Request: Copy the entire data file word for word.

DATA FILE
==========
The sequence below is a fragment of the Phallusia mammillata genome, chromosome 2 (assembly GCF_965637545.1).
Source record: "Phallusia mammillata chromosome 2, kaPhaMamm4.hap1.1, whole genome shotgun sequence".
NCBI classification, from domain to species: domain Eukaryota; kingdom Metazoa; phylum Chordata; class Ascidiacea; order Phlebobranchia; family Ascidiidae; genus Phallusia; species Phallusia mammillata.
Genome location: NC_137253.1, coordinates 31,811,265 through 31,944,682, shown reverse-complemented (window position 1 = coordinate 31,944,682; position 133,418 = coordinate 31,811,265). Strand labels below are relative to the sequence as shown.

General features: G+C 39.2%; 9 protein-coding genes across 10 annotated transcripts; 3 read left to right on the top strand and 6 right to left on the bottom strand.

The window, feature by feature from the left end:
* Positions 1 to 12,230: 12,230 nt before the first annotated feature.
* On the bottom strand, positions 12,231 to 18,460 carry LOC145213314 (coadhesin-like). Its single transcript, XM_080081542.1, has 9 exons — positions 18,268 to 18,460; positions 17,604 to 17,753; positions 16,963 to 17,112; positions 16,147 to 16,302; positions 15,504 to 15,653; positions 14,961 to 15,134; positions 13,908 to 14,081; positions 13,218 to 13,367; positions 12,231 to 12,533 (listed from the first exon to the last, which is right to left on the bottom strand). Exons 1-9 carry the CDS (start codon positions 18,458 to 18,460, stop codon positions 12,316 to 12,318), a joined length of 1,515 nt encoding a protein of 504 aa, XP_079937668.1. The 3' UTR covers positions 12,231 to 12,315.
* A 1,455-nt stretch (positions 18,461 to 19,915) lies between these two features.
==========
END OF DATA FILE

The sequence below is a fragment of the Phallusia mammillata genome, chromosome 2 (assembly GCF_965637545.1).
Source record: "Phallusia mammillata chromosome 2, kaPhaMamm4.hap1.1, whole genome shotgun sequence".
NCBI classification, from domain to species: domain Eukaryota; kingdom Metazoa; phylum Chordata; class Ascidiacea; order Phlebobranchia; family Ascidiidae; genus Phallusia; species Phallusia mammillata.
Genome location: NC_137253.1, coordinates 31,811,265 through 31,944,682, shown reverse-complemented (window position 1 = coordinate 31,944,682; position 133,418 = coordinate 31,811,265). Strand labels below are relative to the sequence as shown.

General features: G+C 39.2%; 9 protein-coding genes across 10 annotated transcripts; 3 read left to right on the top strand and 6 right to left on the bottom strand.

The window, feature by feature from the left end:
* Positions 1 to 12,230: 12,230 nt before the first annotated feature.
* On the bottom strand, positions 12,231 to 18,460 carry LOC145213314 (coadhesin-like). Its single transcript, XM_080081542.1, has 9 exons — positions 18,268 to 18,460; positions 17,604 to 17,753; positions 16,963 to 17,112; positions 16,147 to 16,302; positions 15,504 to 15,653; positions 14,961 to 15,134; positions 13,908 to 14,081; positions 13,218 to 13,367; positions 12,231 to 12,533 (listed from the first exon to the last, which is right to left on the bottom strand). Exons 1-9 carry the CDS (start codon positions 18,458 to 18,460, stop codon positions 12,316 to 12,318), a joined length of 1,515 nt encoding a protein of 504 aa, XP_079937668.1. The 3' UTR covers positions 12,231 to 12,315.
* A 1,455-nt stretch (positions 18,461 to 19,915) lies between these two features.